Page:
According to court records, during an appearance Wednesday in 2nd District Court, Burns was told to hire an attorney and bail was set at $5,000. She is due back in court on July 21.

E-mail: bwinslow@ksl.com

County defends OCY in lawsuit over teen’s death

 

http://www.goerie.com/apps/pbcs.dll/article?AID=/20090518/NEWS02/305189989

BY ED PALATTELLA

The death of Brittany Legler spurred a series of investigations that reached similar conclusions: the Erie County Office of Children and Youth erred in the case, and OCY had to change.

Five years later, Erie County government is taking a different stance, at least in court: OCY did nothing wrong.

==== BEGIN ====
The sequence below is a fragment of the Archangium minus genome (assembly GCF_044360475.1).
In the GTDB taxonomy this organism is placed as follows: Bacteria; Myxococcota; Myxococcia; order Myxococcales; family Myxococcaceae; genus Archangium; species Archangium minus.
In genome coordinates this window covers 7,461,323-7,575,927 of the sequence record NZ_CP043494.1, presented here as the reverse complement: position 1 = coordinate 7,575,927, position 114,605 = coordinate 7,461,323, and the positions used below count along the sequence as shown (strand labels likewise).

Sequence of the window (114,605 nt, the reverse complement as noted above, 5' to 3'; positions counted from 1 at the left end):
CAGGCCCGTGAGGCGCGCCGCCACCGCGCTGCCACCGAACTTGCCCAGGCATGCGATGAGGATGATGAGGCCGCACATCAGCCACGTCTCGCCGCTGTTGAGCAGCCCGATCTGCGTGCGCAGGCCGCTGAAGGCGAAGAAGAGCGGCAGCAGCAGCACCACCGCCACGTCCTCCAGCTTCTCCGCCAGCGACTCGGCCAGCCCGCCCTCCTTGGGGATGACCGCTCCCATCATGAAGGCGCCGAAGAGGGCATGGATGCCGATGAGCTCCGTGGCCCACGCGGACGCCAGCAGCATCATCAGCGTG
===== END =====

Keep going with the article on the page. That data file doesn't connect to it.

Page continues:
The county’s insurance company is making that claim as it defends OCY in a federal civil-rights suit over the case of Legler, a mentally disabled 15-year-old who died after her adoptive mother, Lisa Iarussi, beat her at their Millcreek Township residence on May 9, 2004.

The suit, in federal court in Erie, is a reminder of how deeply the Legler case affected her family and OCY.

With the family heartbroken and the district attorney and two consecutive county executives leading the way, OCY underwent unprecedented scrutiny after Legler’s death.

The result was new leadership and other changes meant to rid OCY — in the words of a national child-welfare group — of a “toxic environment” and “a culture of disrespect.”

The report of that group, the Child Welfare League of America, is one piece of evidence Legler’s estate plans to present if the suit goes to trial.

 The estate in 2006 sued OCY and eight employees.